Research released today by Sport England shows that there are now 73.3% adults active for at least 30 minutes a week in Greater Manchester, which equates to 1,639,000 adults. This is an increase of 14,900 from the survey 12 months ago and a total increase of 68,100 since the survey began in 2015 – 16.
The trend is positive and more people are moving however; we are still below the national average of 75.2%.
When the number of children moving in Greater Manchester is added to this it totals;
Greater Manchester is working together, through Greater Manchester Moving, to support and enable residents to move more. The GM Moving Plan, backed by Mayor of Greater Manchester Andy Burnham, set the target to reach 75% of the population doing at least 30 minutes of activity a week by 2025.
The plan is supported by investment of £12 million, including £10 million from Sport England and £2 million from the Greater Manchester Health and Social Care Partnership’s population health plan. This aims to make movement a normal part of everyday life in the city-region, addressing the significant health impacts and inequalities linked to inactivity.
Sara Tomkins, CEO at GreaterSport said;
“In Greater Manchester we believe that everyone should have the opportunity to move more every day, whether it be walking with the family, dancing with the kids or cycling to work. It can be hard to fit exercise in, which is why we promote building movement into your everyday routine from talking the stairs instead of the lift or walking that bit further with the dog, as every minute does count towards your recommended 30 minutes a day. These results are a step in the right direction and Greater Manchester will continue to work together to enable all of us to have the opportunity to be more active every day.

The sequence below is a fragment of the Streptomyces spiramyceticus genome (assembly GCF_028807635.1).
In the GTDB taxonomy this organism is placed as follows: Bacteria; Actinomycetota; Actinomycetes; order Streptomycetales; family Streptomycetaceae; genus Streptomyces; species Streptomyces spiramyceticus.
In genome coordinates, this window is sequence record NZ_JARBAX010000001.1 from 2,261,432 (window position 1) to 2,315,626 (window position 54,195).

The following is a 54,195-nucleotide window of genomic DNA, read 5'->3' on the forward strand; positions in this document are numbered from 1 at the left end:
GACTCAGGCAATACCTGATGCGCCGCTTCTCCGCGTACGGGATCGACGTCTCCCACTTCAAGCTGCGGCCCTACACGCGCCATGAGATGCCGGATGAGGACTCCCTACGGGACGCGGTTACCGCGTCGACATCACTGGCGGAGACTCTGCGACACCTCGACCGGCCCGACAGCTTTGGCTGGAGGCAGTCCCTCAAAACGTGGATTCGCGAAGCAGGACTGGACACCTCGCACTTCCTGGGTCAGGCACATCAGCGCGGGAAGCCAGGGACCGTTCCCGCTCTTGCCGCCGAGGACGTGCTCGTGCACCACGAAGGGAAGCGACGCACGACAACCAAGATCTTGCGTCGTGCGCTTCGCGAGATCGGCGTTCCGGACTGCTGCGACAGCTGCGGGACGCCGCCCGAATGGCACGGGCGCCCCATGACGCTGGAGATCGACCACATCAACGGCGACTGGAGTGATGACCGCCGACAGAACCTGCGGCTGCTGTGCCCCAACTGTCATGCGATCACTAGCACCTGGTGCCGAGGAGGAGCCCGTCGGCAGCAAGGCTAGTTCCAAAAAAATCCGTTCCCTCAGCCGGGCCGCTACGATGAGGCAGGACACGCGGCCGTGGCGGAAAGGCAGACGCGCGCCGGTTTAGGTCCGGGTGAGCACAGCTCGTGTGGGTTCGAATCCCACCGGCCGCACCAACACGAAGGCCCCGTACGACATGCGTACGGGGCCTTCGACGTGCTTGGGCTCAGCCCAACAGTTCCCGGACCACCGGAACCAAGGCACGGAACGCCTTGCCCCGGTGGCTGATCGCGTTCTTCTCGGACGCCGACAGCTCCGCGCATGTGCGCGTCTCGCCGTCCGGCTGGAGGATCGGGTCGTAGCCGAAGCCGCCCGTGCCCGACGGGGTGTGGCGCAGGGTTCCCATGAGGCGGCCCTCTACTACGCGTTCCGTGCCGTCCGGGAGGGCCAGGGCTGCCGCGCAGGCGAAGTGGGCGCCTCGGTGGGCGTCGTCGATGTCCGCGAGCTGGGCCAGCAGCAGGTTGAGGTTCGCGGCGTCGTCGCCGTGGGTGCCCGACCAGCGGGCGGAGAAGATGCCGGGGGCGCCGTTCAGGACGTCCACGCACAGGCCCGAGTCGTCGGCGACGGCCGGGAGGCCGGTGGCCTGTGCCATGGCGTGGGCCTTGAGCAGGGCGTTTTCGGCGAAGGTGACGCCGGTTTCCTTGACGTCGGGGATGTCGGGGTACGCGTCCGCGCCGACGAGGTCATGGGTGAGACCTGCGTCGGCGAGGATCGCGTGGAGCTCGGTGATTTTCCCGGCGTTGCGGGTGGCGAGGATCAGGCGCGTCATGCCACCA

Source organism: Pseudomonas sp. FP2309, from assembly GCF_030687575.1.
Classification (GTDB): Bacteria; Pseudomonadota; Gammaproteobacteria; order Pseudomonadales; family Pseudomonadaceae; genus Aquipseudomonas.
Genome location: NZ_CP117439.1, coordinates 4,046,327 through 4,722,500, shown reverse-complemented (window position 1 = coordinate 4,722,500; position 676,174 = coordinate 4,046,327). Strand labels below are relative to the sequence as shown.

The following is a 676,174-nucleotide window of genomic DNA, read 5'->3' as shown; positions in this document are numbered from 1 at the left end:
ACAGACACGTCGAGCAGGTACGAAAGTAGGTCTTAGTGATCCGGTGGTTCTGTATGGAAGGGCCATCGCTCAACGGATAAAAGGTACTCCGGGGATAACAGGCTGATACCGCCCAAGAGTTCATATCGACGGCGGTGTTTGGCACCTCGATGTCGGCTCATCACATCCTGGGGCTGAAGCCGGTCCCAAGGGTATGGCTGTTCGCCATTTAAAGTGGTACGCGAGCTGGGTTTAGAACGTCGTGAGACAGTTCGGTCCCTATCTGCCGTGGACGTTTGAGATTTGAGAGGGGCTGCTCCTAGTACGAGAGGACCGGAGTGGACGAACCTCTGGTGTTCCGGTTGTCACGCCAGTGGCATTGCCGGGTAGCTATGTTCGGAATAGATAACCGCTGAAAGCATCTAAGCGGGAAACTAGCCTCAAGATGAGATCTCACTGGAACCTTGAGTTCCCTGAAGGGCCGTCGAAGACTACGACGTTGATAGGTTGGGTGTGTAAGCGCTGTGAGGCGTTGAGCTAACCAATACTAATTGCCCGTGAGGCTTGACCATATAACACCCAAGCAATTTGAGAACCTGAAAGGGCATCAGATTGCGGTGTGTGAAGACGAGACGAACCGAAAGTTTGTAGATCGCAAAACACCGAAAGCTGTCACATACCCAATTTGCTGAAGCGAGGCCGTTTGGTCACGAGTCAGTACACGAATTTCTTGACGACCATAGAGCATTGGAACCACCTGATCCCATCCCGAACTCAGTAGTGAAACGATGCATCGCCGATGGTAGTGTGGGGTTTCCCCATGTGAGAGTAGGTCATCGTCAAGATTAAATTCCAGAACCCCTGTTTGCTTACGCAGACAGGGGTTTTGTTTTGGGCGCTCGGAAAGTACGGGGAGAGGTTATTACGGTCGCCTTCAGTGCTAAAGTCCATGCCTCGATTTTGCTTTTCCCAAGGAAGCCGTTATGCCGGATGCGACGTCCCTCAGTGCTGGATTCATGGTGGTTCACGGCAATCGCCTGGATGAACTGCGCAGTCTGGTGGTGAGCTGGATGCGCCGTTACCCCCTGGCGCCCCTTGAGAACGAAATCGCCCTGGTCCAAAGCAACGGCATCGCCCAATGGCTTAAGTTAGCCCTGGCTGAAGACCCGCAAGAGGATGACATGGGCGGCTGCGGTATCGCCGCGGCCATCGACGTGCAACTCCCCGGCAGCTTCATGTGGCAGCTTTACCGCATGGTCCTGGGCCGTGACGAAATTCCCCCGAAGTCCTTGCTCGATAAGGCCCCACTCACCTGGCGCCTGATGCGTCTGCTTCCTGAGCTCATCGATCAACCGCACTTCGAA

It is great to see 14,900 people are moving more and the benefits that brings including reducing stress and anxieties, improving our mood, helping us sleep better and our overall fitness, health and wellbeing.”
Jane Pilkington, Deputy Director of Population Health at Greater Manchester Health and Social Care Partnership, added: “Supporting and inspiring people to be active will bring significant benefits for health, wealth and wellbeing. That’s why we’re focused on making moving a normal part of everyday life in Greater Manchester. We are pleased by today’s figures showing further signs that our approach is having an effect. But we know there is more to do if we are to achieve our GM Moving ambitions for our residents, and our city-region as a whole."
The Greater Manchester Moving approach is to work on all the influences on how much we move during our average day. Moving has been designed out of modern life.
Leaders and influencers know that they need to help design moving back in, so an active life becomes the norm once more.
To do this will require changes to policies and our environment; such as changes to the way our streets and neighbourhoods are designed and built, an integrated public transport system, a network of walking and cycling infrastructure. These are things that Greater Manchester partners are delivering together.
Small changes can make a big difference. The Mayor and other senior leaders have recently given clear permission for their employees to wear trainers to work, if it enables them to move more during the working day. This #ActiveSoles movement doesn’t cost anything, but early signs are that this small change, can help people to build movement back into life.
Hayley Lever, GM Moving Strategic Manager said; “These sorts of ‘system changes’ are really important. Together, we can make lasting changes to create the conditions for all Greater Manchester residents to move more.
Today’s Active Lives data shows that we are on the right track, heading in the right direction. Together we will support and enable active, healthy, happy lives.”
This Walk to School Week, we spoke to Annette Turner, Population Health Programme Manager at Tameside Council, for her views on making the school run a more active and enjoyable experience
We have created an animation to help explain what a whole system approach to physical activity is, and how it can be measured.